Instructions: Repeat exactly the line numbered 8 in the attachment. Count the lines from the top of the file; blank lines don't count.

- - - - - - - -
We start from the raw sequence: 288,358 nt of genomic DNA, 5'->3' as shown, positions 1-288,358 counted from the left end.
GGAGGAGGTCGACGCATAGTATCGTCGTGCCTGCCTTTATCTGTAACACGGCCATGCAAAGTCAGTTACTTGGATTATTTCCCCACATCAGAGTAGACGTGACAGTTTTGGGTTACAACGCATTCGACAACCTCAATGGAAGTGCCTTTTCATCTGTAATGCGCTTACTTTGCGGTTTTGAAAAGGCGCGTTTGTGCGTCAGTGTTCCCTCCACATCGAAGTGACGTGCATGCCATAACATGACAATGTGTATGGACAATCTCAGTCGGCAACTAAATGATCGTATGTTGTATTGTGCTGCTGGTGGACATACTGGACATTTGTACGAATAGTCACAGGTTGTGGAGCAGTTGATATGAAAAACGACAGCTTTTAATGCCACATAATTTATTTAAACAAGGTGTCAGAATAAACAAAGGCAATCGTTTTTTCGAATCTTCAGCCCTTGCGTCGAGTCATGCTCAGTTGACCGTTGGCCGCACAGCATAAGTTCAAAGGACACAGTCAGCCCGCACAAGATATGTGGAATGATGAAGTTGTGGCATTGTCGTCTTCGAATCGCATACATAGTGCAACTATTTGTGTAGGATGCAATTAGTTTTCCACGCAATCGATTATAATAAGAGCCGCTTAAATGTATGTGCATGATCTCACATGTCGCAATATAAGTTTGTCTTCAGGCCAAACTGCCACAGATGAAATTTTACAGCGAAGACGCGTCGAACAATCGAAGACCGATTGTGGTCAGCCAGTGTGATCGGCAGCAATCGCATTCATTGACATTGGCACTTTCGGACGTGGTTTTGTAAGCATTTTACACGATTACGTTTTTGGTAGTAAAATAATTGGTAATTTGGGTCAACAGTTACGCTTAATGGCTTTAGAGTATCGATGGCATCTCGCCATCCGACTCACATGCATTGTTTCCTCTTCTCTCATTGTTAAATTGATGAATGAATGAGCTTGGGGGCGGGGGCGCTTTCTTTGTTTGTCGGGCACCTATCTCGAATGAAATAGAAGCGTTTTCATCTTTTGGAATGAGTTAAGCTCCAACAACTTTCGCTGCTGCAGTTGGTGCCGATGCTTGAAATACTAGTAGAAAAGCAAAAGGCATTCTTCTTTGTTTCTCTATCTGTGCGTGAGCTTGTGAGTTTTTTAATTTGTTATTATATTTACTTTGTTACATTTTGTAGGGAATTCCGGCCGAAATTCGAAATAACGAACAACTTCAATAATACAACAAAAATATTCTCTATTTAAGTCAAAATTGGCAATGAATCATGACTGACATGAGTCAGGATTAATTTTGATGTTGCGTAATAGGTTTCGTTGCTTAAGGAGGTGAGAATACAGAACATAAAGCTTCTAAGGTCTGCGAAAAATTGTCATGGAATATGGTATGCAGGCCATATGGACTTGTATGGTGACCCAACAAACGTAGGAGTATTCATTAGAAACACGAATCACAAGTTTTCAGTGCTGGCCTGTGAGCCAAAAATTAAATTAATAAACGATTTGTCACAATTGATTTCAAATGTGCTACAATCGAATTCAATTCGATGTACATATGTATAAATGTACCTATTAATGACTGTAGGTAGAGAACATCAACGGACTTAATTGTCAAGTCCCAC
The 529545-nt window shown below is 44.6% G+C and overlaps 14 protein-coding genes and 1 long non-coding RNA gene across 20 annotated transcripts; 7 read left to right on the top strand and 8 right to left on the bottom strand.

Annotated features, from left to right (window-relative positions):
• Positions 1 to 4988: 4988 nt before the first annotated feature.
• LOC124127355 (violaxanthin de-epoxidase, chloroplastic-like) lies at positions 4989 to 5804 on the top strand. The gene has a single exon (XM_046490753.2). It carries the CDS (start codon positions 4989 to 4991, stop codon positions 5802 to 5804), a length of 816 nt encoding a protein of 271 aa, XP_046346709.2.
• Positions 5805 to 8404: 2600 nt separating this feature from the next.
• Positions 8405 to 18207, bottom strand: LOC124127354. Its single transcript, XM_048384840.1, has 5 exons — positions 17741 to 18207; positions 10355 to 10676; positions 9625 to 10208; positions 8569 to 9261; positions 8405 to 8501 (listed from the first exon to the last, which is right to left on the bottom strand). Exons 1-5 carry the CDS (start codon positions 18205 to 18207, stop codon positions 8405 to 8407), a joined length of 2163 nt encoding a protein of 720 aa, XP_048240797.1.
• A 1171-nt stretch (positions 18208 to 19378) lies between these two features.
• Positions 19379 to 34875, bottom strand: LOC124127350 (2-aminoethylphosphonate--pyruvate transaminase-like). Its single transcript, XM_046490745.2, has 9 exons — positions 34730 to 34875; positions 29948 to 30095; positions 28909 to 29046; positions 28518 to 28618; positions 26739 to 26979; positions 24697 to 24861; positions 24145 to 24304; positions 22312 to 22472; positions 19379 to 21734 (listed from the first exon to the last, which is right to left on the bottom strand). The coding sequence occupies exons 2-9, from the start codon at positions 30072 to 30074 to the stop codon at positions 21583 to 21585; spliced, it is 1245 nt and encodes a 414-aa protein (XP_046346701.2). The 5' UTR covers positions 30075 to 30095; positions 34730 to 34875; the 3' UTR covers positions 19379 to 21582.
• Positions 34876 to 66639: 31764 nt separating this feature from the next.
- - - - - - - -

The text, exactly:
• Positions 8405 to 18207, bottom strand: LOC124127354. Its single transcript, XM_048384840.1, has 5 exons — positions 17741 to 18207; positions 10355 to 10676; positions 9625 to 10208; positions 8569 to 9261; positions 8405 to 8501 (listed from the first exon to the last, which is right to left on the bottom strand). Exons 1-5 carry the CDS (start codon positions 18205 to 18207, stop codon positions 8405 to 8407), a joined length of 2163 nt encoding a protein of 720 aa, XP_048240797.1.